the word Schweiz (Switzerland). And so on, with decreasing letter size,
the words Europa (Euope), Welt (World) and Universum (Universe). Written
down thus, they create an effect of total lack of meaning, because we know
that Baden is smaller, for instance, than the World. If we look at it as
drawings, from the central perspective, then it somehow appears correct
again. To begin with, we are here first in Baden, which is our foremost
reference point, and only in the second and third instance, do Switzerland,
Europe, the World and the Universe. This way or that, there is something
wrong: the apparent journey of Mr. Turtur from Jim Knopf is not far removed:
on the horizon, he is gigantic, and becomes increasingly smaller as we approach
him, until he shrinks to normal human size at arm's length.
The play with false proportions and hierarchies is a favourite motif in
the work of Christoph Storz. Things are either too small or too big in
relation to others: the inconsequential, the auxilliary, becomes prominent,
the apparently meaningful leads into nothingness.
Orange strips, like those we see on roadside hoardings emphasise the bostitch-fastenings
of the large drawing sheets; and in the drawings on the wall, we find dirty
finger prints, which one would otherwise have only shuddered at if seen
on clean white gallery walls. These trash-traces are quotes from the everyday
life, neatly placed and in apparent defiance of rules, which rap our expectations
on the knuckles, in a light, bemused manner.
Christoph Storz is a specialist in rules and systems. He looks at the neighbouring
disciplines like the natural sciences, philosophy and economics, but also
at everyday culture, breaks off pieces from there and leads them by the
nose in his drawings and writings.
Like he says it himself, logic stands in his works next to pseudo-logic.
Claims to truth questioned.
Nonsense and paradoxes generate heat of friction in our brains, till the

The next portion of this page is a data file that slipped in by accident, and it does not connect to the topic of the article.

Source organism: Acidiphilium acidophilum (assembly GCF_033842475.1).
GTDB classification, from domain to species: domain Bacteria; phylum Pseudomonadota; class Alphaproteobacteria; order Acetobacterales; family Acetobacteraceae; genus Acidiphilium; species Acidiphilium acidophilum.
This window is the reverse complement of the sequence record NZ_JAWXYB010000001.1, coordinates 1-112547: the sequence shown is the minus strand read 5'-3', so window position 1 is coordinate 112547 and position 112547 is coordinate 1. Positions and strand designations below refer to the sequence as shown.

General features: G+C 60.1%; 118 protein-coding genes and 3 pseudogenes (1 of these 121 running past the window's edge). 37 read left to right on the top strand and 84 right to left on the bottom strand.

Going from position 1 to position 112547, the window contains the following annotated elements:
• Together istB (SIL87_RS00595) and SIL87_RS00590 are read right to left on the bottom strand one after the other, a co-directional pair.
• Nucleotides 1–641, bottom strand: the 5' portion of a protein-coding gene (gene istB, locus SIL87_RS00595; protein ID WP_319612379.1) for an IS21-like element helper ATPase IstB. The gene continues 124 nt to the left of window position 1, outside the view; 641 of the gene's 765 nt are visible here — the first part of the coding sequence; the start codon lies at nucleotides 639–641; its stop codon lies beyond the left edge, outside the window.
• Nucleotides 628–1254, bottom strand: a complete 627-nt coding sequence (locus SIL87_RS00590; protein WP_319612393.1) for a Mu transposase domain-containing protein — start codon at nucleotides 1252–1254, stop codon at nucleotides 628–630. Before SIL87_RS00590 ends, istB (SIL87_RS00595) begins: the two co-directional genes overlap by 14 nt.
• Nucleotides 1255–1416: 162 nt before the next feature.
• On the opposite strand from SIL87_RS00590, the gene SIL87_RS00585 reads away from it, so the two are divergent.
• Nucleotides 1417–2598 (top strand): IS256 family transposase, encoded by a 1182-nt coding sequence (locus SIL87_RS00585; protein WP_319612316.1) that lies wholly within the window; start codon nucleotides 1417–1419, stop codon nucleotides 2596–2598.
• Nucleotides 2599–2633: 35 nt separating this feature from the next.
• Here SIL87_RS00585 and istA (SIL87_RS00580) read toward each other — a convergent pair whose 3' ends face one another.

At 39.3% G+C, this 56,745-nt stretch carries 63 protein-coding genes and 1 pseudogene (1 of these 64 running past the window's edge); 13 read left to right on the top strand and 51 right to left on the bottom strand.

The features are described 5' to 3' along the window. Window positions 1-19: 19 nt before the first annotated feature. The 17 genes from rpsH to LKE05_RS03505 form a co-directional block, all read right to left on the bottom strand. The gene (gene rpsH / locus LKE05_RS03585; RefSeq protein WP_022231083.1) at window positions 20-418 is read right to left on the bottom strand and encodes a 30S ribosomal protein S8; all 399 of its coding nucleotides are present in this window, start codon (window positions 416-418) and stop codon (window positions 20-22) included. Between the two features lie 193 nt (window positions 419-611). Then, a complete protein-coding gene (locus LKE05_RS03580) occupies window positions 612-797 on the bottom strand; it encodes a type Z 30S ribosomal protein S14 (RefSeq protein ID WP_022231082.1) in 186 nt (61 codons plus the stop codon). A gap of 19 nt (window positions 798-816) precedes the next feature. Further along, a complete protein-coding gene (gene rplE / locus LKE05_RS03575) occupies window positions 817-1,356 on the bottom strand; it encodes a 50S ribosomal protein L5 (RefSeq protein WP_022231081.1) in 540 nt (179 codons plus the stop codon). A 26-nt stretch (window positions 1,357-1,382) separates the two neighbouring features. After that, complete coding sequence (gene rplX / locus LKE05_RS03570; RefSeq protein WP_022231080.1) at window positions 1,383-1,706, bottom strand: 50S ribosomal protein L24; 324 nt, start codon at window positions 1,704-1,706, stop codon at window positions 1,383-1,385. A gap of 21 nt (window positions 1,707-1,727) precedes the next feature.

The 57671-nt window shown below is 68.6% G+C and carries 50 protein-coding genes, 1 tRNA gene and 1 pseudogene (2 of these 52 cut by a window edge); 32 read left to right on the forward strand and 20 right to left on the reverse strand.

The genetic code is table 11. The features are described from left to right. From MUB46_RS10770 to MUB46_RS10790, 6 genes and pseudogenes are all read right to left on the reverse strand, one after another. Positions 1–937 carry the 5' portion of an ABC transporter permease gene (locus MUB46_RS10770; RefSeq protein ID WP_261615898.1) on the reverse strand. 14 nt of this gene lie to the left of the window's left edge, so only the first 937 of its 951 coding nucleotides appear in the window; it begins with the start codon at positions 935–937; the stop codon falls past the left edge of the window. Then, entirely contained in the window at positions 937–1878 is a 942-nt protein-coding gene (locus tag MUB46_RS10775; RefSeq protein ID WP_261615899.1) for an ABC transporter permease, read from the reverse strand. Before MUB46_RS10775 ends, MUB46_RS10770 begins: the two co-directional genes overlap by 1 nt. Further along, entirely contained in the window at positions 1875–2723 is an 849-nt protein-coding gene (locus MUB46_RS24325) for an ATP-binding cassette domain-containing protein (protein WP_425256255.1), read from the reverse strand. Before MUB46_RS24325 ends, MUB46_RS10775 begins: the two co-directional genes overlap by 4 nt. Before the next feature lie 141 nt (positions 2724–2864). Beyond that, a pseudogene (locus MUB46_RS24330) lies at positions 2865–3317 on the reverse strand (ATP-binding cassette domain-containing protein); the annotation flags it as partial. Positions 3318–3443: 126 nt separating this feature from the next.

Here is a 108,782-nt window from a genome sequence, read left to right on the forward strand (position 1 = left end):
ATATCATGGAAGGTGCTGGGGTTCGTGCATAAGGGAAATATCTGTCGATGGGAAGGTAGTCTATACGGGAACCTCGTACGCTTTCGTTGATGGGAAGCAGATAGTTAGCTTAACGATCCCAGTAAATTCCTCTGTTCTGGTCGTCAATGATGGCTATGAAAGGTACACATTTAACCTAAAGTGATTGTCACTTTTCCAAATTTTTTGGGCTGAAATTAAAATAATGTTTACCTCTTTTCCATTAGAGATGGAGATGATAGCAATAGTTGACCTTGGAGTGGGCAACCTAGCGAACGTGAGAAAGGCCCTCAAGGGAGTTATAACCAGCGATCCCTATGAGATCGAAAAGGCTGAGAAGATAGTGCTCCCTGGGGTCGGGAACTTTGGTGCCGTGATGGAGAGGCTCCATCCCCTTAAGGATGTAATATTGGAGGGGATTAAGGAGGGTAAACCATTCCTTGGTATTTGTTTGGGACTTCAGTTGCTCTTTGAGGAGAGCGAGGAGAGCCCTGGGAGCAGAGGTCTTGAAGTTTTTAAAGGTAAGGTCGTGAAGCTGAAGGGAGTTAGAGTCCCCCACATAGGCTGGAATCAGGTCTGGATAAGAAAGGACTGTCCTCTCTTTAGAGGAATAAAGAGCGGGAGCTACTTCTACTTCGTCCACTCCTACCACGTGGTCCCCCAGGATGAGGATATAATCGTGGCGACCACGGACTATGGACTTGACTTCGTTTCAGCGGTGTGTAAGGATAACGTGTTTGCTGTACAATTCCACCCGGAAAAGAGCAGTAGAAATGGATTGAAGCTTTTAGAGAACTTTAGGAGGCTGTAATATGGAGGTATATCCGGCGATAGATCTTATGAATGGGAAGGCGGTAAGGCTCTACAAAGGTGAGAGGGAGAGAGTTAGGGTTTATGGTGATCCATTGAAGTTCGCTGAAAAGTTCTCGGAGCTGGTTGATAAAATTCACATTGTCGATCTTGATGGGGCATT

assurances of rationality are burnt through, and we get an unprejudiced
view, at best.
The semanitc turning point in sentences like "What is appropriate,
does not belong", or terms like "Erratic" snap the logical
connection through the multiplicity of meaning, and through verbal contradictions.
I turn them round and use them in my head, and feel a slight irritation,
a stimulation of the brain and the laughter muscles. Here, the serious literalness
of a moral theory or of an academic discipline is hinted at, and sent back
to the wilderness once more, with an appropriate chuckle. This sabotage
follows the laws of the comic.
In the theory of laughter, as propounded,
for instance, by the philosopher Joachim Ritter, the comic does not originate
alone, disparate from the serious, but actually in the admixture of fun
and seriousness, of madness and dignity. This wide world, regulated rationally,
takes on the affectedness that comes from the craziness of trivia. Thus,
its greatness turns grandiose, its dignity to affectedness.
Of course, the subversion of language in the work of Christoph Storz is
directed against his own work as well, against the artist's own activity
of drawing lines. I end with a smal quote from his book:
"The stroke gets straight-jacketed into the drawing in the narrowness
of art. In the friction, it is understood as a sign of fatigue, of a wear-and-tear
of everything concievable, including the conventional concept of art. As
a small scratch, the stroke appears out of the surface of the wall; as a
restricting line, with limited liability, it remains on the path of linear
Inaugural address, Galerie Trudelhaus Baden, 27.8.98
(Translation: Kamakshi S.R., Bangalore)